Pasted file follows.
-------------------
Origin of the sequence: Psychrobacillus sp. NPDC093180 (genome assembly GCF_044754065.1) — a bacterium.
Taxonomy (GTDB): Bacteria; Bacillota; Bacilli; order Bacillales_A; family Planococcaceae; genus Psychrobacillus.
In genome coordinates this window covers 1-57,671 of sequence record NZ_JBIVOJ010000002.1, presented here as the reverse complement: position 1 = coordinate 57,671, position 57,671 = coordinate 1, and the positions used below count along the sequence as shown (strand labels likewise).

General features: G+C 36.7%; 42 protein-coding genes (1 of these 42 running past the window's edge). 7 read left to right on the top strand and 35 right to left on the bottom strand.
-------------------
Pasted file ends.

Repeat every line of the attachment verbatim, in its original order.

Origin of the sequence: Psychrobacillus sp. NPDC093180 (genome assembly GCF_044754065.1) — a bacterium.
Taxonomy (GTDB): Bacteria; Bacillota; Bacilli; order Bacillales_A; family Planococcaceae; genus Psychrobacillus.
In genome coordinates this window covers 1-57,671 of sequence record NZ_JBIVOJ010000002.1, presented here as the reverse complement: position 1 = coordinate 57,671, position 57,671 = coordinate 1, and the positions used below count along the sequence as shown (strand labels likewise).

General features: G+C 36.7%; 42 protein-coding genes (1 of these 42 running past the window's edge). 7 read left to right on the top strand and 35 right to left on the bottom strand.